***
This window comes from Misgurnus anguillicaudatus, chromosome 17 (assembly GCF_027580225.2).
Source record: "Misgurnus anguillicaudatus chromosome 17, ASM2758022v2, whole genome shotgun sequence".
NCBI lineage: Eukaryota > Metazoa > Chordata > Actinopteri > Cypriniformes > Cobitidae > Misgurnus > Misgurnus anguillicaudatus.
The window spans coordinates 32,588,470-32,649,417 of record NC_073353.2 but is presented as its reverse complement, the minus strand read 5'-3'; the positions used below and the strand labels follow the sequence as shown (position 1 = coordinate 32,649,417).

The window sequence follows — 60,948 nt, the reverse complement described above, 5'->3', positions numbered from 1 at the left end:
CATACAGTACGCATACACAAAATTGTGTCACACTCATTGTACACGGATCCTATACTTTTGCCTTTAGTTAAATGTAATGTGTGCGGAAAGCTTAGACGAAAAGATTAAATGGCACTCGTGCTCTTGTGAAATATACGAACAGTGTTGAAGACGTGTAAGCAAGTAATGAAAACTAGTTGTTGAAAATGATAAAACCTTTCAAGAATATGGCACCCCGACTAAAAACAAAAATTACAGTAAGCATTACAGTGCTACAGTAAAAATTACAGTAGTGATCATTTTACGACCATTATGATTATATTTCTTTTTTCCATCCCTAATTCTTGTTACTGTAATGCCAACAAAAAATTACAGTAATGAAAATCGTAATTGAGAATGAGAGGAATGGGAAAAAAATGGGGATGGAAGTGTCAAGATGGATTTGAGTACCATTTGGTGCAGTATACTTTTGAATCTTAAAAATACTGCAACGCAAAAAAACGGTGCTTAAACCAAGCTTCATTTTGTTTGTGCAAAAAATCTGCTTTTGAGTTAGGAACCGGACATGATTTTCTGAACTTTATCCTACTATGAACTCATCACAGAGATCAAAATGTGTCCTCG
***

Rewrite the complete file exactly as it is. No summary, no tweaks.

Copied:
This window comes from Misgurnus anguillicaudatus, chromosome 17 (assembly GCF_027580225.2).
Source record: "Misgurnus anguillicaudatus chromosome 17, ASM2758022v2, whole genome shotgun sequence".
NCBI lineage: Eukaryota > Metazoa > Chordata > Actinopteri > Cypriniformes > Cobitidae > Misgurnus > Misgurnus anguillicaudatus.
The window spans coordinates 32,588,470-32,649,417 of record NC_073353.2 but is presented as its reverse complement, the minus strand read 5'-3'; the positions used below and the strand labels follow the sequence as shown (position 1 = coordinate 32,649,417).

The window sequence follows — 60,948 nt, the reverse complement described above, 5'->3', positions numbered from 1 at the left end:
CATACAGTACGCATACACAAAATTGTGTCACACTCATTGTACACGGATCCTATACTTTTGCCTTTAGTTAAATGTAATGTGTGCGGAAAGCTTAGACGAAAAGATTAAATGGCACTCGTGCTCTTGTGAAATATACGAACAGTGTTGAAGACGTGTAAGCAAGTAATGAAAACTAGTTGTTGAAAATGATAAAACCTTTCAAGAATATGGCACCCCGACTAAAAACAAAAATTACAGTAAGCATTACAGTGCTACAGTAAAAATTACAGTAGTGATCATTTTACGACCATTATGATTATATTTCTTTTTTCCATCCCTAATTCTTGTTACTGTAATGCCAACAAAAAATTACAGTAATGAAAATCGTAATTGAGAATGAGAGGAATGGGAAAAAAATGGGGATGGAAGTGTCAAGATGGATTTGAGTACCATTTGGTGCAGTATACTTTTGAATCTTAAAAATACTGCAACGCAAAAAAACGGTGCTTAAACCAAGCTTCATTTTGTTTGTGCAAAAAATCTGCTTTTGAGTTAGGAACCGGACATGATTTTCTGAACTTTATCCTACTATGAACTCATCACAGAGATCAAAATGTGTCCTCG